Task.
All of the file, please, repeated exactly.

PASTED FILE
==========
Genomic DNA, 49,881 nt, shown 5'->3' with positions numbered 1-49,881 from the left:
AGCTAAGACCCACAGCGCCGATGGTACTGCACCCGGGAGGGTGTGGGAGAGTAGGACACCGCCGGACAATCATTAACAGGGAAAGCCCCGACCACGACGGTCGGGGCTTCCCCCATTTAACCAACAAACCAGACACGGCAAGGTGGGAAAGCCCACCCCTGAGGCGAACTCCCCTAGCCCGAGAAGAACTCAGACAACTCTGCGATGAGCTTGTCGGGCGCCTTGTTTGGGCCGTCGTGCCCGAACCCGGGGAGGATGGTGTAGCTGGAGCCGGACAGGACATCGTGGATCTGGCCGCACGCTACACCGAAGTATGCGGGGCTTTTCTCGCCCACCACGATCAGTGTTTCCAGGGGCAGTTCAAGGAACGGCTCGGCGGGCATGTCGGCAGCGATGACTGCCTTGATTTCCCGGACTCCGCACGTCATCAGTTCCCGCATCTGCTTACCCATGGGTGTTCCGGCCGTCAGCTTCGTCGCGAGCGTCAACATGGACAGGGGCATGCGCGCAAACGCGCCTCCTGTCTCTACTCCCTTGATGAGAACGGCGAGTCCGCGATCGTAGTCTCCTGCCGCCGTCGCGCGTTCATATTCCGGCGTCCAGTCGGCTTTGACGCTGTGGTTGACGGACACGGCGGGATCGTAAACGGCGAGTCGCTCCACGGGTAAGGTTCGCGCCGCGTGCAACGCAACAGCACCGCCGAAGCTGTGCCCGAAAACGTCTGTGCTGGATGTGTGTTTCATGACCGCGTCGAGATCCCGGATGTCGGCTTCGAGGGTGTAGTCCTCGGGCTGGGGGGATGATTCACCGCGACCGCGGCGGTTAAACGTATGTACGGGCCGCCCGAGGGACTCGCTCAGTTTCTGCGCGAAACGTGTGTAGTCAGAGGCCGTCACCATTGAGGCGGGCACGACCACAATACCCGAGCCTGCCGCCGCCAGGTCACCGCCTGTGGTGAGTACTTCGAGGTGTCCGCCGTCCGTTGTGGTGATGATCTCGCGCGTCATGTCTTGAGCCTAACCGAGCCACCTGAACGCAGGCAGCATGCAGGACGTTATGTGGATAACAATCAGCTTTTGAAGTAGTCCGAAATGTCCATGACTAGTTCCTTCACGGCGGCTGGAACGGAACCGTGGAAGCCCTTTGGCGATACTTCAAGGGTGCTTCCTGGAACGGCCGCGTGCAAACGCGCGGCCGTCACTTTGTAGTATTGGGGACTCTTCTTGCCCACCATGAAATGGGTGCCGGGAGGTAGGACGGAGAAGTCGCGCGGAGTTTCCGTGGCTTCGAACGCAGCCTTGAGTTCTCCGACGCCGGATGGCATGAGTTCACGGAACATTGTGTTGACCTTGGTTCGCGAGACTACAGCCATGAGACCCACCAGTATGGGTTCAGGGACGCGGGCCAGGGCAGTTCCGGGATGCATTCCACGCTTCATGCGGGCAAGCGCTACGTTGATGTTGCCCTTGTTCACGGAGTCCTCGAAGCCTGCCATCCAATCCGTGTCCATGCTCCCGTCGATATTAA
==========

Genomic DNA, 49,881 nt, shown 5'->3' with positions numbered 1-49,881 from the left:
AGCTAAGACCCACAGCGCCGATGGTACTGCACCCGGGAGGGTGTGGGAGAGTAGGACACCGCCGGACAATCATTAACAGGGAAAGCCCCGACCACGACGGTCGGGGCTTCCCCCATTTAACCAACAAACCAGACACGGCAAGGTGGGAAAGCCCACCCCTGAGGCGAACTCCCCTAGCCCGAGAAGAACTCAGACAACTCTGCGATGAGCTTGTCGGGCGCCTTGTTTGGGCCGTCGTGCCCGAACCCGGGGAGGATGGTGTAGCTGGAGCCGGACAGGACATCGTGGATCTGGCCGCACGCTACACCGAAGTATGCGGGGCTTTTCTCGCCCACCACGATCAGTGTTTCCAGGGGCAGTTCAAGGAACGGCTCGGCGGGCATGTCGGCAGCGATGACTGCCTTGATTTCCCGGACTCCGCACGTCATCAGTTCCCGCATCTGCTTACCCATGGGTGTTCCGGCCGTCAGCTTCGTCGCGAGCGTCAACATGGACAGGGGCATGCGCGCAAACGCGCCTCCTGTCTCTACTCCCTTGATGAGAACGGCGAGTCCGCGATCGTAGTCTCCTGCCGCCGTCGCGCGTTCATATTCCGGCGTCCAGTCGGCTTTGACGCTGTGGTTGACGGACACGGCGGGATCGTAAACGGCGAGTCGCTCCACGGGTAAGGTTCGCGCCGCGTGCAACGCAACAGCACCGCCGAAGCTGTGCCCGAAAACGTCTGTGCTGGATGTGTGTTTCATGACCGCGTCGAGATCCCGGATGTCGGCTTCGAGGGTGTAGTCCTCGGGCTGGGGGGATGATTCACCGCGACCGCGGCGGTTAAACGTATGTACGGGCCGCCCGAGGGACTCGCTCAGTTTCTGCGCGAAACGTGTGTAGTCAGAGGCCGTCACCATTGAGGCGGGCACGACCACAATACCCGAGCCTGCCGCCGCCAGGTCACCGCCTGTGGTGAGTACTTCGAGGTGTCCGCCGTCCGTTGTGGTGATGATCTCGCGCGTCATGTCTTGAGCCTAACCGAGCCACCTGAACGCAGGCAGCATGCAGGACGTTATGTGGATAACAATCAGCTTTTGAAGTAGTCCGAAATGTCCATGACTAGTTCCTTCACGGCGGCTGGAACGGAACCGTGGAAGCCCTTTGGCGATACTTCAAGGGTGCTTCCTGGAACGGCCGCGTGCAAACGCGCGGCCGTCACTTTGTAGTATTGGGGACTCTTCTTGCCCACCATGAAATGGGTGCCGGGAGGTAGGACGGAGAAGTCGCGCGGAGTTTCCGTGGCTTCGAACGCAGCCTTGAGTTCTCCGACGCCGGATGGCATGAGTTCACGGAACATTGTGTTGACCTTGGTTCGCGAGACTACAGCCATGAGACCCACCAGTATGGGTTCAGGGACGCGGGCCAGGGCAGTTCCGGGATGCATTCCACGCTTCATGCGGGCAAGCGCTACGTTGATGTTGCCCTTGTTCACGGAGTCCTCGAAGCCTGCCATCCAATCCGTGTCCATGCTCCCGTCGATATTAA